THE month of August 1944 found the troops of Fifth Army, under the command of Lieutenant General Mark W. Clark, poised along the south bank of the Arno River on a 35-mile front extending from Marina di Pisa on the Ligurian coast to the Elsa River, 20 miles west of Florence. (See Map No. 1.) After the capture of Rome on 4 June, the advance of Fifth Army had been spectacular. By 18 July it had driven the Germans over 150 miles up the west coast of the Italian peninsula to capture the strategic port of Leghorn, and its advance patrols had reached the Arno. The Army then had devoted the succeeding weeks to consolidating its posi‐tions along the south bank of the Arno and reorganizing, training, and resting its troops in preparation for future operations. The British Eighth Army, advancing through the central and eastern portion of the peninsula, had occupied the por‐tion of Florence south of the Arno on 4 August, completed the work of securing the remainder of the river line in the next few days, and brought its lagging right flank up the Adriatic coast beyond the port of Ancona. By mid-August, with the excep‐tion of the Eighth Army right flank, the line Pisa—Rimini, which had been estab‐lished as the objective of the Allied spring drive, had largely been reached. From the low hills south of the Arno our troops could look across the broad Arno Plain to the serrated peaks of the Northern Apennines, the last mountain barrier blocking the approaches to the Po Valley. Once across the mountains, Fifth Army could hope for an early end to the long and arduous Italian campaign.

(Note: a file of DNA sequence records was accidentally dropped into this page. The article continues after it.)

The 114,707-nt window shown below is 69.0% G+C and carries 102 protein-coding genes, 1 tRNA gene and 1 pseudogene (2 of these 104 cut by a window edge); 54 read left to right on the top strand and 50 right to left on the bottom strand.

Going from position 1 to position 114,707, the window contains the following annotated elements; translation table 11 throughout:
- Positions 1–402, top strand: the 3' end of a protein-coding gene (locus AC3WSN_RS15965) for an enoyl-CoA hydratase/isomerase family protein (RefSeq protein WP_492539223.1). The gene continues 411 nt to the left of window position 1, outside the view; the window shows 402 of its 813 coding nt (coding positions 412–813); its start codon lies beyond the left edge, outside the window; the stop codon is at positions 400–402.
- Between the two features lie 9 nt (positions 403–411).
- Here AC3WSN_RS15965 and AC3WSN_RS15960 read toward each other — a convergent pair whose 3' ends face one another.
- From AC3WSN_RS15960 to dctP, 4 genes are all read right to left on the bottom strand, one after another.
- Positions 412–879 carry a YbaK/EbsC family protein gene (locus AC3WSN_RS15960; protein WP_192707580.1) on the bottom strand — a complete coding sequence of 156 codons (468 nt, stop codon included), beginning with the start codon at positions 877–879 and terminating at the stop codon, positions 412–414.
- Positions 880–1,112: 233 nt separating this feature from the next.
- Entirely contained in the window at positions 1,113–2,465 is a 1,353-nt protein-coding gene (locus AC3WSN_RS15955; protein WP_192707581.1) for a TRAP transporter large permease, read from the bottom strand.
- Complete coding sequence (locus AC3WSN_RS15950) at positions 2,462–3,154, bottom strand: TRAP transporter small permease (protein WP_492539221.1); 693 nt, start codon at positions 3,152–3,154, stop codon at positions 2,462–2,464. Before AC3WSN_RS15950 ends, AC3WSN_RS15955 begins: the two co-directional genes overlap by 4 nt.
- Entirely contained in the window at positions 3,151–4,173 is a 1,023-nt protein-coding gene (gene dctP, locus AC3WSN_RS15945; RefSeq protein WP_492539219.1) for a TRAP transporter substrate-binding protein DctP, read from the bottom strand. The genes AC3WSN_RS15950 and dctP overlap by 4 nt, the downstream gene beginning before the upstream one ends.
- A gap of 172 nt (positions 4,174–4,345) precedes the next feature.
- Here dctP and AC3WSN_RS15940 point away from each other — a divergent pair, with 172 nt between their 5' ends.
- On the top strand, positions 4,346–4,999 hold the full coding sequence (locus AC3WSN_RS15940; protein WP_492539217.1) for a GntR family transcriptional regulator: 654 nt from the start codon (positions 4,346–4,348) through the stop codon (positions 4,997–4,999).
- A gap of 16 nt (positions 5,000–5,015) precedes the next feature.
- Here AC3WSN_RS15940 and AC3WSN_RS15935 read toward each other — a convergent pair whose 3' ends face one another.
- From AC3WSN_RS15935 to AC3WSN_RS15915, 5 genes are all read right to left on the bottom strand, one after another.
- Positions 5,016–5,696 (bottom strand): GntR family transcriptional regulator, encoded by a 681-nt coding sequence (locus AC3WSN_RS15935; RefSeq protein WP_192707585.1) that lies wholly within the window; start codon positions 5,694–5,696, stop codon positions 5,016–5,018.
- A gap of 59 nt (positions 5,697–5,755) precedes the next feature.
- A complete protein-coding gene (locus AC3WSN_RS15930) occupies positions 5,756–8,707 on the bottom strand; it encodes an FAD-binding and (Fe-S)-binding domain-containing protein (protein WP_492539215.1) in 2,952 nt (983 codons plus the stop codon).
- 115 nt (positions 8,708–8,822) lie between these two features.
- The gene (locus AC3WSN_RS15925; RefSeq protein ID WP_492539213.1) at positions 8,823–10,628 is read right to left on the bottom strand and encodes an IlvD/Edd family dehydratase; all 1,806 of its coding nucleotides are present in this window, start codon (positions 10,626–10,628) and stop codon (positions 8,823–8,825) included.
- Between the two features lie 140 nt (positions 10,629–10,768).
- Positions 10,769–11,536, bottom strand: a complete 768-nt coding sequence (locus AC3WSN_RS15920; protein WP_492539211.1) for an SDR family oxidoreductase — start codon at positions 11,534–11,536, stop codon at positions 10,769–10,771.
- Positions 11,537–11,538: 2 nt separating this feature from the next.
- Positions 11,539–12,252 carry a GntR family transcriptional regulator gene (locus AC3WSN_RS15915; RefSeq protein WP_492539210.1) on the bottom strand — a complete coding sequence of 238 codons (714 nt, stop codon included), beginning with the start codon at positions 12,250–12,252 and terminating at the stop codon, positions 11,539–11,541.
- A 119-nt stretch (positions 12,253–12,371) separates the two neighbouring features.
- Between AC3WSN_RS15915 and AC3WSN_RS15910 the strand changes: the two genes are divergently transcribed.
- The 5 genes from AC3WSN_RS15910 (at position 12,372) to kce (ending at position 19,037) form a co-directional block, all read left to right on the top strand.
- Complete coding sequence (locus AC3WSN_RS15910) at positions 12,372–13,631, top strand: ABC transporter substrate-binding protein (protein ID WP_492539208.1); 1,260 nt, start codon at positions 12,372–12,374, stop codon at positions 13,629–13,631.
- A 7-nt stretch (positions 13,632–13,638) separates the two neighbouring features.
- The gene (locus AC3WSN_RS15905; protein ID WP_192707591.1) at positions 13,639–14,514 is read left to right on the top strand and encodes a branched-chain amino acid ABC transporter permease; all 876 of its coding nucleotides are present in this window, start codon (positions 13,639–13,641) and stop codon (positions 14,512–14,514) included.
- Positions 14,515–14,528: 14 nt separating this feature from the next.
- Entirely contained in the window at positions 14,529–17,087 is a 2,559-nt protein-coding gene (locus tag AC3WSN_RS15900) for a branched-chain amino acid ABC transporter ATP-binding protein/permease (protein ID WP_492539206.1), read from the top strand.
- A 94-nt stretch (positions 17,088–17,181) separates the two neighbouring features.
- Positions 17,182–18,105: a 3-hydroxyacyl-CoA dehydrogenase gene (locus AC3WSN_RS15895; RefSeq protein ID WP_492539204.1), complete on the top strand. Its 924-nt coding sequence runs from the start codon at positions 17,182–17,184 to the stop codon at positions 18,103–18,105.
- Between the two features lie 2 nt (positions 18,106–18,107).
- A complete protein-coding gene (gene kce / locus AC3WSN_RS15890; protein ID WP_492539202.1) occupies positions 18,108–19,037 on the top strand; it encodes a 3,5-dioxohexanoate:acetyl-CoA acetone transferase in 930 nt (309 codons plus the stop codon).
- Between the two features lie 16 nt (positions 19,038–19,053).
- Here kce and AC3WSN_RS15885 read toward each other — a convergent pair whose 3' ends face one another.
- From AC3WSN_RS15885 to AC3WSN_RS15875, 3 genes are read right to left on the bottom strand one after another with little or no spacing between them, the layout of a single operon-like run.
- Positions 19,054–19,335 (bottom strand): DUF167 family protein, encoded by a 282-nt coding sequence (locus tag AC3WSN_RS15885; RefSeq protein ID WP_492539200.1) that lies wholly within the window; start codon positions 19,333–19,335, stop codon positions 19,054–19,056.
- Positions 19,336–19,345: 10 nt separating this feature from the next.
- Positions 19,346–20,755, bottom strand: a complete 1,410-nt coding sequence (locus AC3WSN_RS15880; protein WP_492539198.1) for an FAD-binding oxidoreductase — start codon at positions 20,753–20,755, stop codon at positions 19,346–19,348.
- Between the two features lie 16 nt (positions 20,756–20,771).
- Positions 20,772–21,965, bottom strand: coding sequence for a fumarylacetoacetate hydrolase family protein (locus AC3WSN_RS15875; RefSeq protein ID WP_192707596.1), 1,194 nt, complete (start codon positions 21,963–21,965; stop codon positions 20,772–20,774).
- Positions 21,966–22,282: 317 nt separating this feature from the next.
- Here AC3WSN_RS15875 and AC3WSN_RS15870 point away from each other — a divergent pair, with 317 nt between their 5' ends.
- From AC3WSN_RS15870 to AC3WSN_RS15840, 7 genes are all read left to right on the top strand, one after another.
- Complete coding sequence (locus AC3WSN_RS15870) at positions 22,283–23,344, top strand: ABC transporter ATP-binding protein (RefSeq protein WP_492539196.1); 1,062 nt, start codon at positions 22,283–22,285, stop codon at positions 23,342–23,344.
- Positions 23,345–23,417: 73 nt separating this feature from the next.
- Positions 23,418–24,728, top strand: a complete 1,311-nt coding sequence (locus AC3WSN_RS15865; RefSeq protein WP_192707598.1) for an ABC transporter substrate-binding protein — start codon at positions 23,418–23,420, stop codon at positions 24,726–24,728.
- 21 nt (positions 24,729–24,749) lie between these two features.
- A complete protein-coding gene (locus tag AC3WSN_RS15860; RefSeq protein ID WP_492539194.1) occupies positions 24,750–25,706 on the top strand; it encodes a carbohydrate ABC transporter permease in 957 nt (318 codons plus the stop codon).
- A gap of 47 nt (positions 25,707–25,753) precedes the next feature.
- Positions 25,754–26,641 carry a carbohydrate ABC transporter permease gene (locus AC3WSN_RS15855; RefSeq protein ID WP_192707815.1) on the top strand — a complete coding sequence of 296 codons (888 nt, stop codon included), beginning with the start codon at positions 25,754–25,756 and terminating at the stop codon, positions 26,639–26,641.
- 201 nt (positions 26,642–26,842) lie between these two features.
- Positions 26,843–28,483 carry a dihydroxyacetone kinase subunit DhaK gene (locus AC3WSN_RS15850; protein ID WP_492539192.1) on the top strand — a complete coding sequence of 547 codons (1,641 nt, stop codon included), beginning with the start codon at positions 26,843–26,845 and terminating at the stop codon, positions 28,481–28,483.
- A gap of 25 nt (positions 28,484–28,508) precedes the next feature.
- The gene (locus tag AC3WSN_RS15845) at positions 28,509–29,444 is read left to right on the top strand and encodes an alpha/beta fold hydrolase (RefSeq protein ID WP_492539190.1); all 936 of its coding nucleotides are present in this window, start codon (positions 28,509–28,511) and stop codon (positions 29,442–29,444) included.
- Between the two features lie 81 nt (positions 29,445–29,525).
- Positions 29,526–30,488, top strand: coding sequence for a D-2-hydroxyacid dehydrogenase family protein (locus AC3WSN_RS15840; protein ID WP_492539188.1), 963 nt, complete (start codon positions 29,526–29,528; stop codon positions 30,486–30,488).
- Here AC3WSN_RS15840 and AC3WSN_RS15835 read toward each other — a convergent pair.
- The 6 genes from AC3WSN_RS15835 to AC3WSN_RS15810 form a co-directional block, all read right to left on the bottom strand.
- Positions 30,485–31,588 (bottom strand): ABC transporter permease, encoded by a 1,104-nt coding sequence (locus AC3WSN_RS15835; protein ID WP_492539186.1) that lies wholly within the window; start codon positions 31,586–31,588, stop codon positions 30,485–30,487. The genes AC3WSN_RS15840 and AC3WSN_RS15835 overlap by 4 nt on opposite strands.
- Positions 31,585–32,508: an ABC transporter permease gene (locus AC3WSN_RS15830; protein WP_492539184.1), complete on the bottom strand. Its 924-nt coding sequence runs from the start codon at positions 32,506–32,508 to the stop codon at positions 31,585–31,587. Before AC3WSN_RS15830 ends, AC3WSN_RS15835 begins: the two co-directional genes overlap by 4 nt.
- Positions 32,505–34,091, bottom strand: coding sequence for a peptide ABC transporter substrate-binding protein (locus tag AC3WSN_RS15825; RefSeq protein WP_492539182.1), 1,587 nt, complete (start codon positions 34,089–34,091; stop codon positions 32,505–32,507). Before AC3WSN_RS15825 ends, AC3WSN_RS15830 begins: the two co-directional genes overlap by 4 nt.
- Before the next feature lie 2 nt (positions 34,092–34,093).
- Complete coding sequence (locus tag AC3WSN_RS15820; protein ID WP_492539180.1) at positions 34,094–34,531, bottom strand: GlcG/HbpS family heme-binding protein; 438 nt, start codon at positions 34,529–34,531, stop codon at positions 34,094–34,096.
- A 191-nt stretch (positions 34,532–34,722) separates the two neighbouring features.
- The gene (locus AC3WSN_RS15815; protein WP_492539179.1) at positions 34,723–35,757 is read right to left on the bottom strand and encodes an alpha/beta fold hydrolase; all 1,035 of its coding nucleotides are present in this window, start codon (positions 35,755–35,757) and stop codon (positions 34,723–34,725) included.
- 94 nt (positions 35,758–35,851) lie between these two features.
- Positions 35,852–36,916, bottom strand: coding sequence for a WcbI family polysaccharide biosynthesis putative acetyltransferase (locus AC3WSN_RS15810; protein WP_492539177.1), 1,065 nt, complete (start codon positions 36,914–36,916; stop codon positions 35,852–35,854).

Takes Mount Monticelli,The Assault on II Giogo Pass,Defense of Mount Battaglia,Attack on Radicosa Pass,

Mount delle Formiche,Assault on Mount Grande,The Arno Line,Attack on Radicosa,Santerno Valley,Takes Mount Monticelli

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